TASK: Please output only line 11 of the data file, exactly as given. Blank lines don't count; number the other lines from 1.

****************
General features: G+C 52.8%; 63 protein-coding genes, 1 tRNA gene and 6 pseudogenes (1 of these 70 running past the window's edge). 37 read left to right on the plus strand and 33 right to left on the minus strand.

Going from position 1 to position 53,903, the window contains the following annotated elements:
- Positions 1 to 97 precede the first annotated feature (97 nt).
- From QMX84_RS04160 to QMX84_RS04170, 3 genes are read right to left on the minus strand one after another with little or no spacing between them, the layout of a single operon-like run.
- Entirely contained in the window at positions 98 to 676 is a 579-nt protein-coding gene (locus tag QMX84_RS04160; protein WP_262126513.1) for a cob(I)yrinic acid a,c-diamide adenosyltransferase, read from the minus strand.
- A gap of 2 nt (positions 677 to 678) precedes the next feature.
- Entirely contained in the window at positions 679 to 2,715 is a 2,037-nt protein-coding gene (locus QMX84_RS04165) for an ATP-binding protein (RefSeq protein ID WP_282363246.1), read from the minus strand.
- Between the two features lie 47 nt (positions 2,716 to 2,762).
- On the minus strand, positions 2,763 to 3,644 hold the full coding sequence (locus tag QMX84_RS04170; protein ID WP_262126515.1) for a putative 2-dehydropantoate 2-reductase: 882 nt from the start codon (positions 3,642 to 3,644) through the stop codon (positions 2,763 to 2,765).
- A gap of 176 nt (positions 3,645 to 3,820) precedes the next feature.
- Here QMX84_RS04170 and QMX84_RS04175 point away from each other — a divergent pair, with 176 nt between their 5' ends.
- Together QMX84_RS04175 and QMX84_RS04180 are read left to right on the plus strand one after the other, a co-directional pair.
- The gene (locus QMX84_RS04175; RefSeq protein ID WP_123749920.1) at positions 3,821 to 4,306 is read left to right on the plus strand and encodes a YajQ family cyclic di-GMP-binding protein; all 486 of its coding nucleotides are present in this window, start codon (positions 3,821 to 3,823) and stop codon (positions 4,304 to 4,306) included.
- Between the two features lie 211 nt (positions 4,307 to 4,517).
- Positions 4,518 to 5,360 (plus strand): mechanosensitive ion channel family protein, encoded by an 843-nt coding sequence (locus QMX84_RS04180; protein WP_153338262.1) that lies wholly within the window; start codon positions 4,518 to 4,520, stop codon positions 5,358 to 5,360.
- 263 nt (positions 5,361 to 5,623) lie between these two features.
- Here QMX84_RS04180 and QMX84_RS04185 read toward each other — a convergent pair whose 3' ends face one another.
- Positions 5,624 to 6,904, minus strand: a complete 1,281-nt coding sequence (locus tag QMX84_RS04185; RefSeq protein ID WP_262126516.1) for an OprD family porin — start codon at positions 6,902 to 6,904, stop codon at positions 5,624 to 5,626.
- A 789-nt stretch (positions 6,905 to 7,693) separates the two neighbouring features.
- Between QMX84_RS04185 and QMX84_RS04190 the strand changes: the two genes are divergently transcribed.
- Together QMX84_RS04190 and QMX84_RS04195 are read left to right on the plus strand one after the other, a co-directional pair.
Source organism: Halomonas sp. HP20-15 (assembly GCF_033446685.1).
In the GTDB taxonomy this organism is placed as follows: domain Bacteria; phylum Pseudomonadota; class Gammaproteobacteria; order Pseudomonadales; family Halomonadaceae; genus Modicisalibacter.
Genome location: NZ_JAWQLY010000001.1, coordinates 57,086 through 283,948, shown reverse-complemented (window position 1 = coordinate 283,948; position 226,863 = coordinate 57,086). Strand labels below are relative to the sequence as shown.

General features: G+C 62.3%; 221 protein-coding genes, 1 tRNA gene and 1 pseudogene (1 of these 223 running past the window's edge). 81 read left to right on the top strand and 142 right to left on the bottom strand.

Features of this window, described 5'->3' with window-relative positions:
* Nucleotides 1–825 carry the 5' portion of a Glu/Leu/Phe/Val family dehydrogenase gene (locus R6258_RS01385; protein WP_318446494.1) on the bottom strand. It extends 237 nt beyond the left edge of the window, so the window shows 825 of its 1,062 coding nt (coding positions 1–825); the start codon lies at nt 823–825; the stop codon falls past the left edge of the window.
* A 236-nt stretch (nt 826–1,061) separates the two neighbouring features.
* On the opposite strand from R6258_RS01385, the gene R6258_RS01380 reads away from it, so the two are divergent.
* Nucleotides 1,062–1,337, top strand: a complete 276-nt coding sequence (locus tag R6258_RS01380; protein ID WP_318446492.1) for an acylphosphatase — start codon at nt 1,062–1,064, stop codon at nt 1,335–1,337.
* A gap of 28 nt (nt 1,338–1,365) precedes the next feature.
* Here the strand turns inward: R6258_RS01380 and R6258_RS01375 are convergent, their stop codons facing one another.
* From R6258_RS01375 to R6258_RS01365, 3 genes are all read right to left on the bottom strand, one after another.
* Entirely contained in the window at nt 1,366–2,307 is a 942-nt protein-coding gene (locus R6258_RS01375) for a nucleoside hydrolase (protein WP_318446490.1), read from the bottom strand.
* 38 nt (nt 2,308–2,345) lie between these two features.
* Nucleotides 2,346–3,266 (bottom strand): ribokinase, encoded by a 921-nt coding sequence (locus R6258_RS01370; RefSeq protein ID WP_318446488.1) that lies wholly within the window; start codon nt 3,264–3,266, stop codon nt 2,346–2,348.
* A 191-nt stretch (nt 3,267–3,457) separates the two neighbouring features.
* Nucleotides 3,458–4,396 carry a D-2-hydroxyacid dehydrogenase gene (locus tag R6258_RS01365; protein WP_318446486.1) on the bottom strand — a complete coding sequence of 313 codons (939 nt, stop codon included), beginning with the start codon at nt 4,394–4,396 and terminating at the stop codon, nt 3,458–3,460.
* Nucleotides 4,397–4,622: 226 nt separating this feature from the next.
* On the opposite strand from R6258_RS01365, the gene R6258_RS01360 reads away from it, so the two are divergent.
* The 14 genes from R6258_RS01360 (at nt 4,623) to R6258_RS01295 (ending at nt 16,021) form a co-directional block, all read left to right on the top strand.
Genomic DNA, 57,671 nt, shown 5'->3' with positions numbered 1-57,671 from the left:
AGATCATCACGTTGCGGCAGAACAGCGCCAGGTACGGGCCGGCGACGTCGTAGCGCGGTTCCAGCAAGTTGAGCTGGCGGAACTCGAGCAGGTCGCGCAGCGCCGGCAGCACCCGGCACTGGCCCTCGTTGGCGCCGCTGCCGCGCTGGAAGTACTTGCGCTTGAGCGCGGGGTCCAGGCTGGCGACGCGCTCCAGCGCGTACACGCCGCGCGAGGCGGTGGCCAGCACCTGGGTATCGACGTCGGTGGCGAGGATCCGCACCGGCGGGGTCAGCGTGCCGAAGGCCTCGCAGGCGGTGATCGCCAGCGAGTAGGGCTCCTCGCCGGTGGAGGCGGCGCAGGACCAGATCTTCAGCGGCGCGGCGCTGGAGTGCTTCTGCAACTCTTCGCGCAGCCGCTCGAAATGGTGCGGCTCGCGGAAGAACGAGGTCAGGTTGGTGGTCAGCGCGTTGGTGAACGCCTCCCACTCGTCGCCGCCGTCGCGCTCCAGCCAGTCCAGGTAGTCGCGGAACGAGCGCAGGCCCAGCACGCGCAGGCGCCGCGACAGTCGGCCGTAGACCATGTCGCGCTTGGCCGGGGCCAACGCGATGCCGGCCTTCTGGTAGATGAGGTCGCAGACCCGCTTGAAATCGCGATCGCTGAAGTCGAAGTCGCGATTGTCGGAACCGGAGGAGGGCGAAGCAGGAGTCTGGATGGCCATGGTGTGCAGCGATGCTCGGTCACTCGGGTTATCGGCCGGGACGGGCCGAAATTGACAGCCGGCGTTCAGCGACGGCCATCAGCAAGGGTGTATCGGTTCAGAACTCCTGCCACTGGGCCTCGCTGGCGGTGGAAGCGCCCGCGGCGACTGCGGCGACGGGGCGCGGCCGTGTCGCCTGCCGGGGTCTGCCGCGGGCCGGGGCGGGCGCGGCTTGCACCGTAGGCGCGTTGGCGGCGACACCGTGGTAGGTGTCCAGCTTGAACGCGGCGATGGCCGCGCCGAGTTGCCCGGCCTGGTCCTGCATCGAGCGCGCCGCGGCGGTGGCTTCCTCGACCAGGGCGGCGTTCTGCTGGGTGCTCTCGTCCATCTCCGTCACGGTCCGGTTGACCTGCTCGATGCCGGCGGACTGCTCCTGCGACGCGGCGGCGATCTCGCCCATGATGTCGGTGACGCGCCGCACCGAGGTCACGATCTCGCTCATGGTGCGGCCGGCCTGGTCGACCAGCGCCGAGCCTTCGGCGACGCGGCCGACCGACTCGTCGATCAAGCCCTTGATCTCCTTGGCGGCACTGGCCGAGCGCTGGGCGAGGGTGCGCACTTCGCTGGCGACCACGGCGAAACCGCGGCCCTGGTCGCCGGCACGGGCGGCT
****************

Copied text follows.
- Here QMX84_RS04170 and QMX84_RS04175 point away from each other — a divergent pair, with 176 nt between their 5' ends.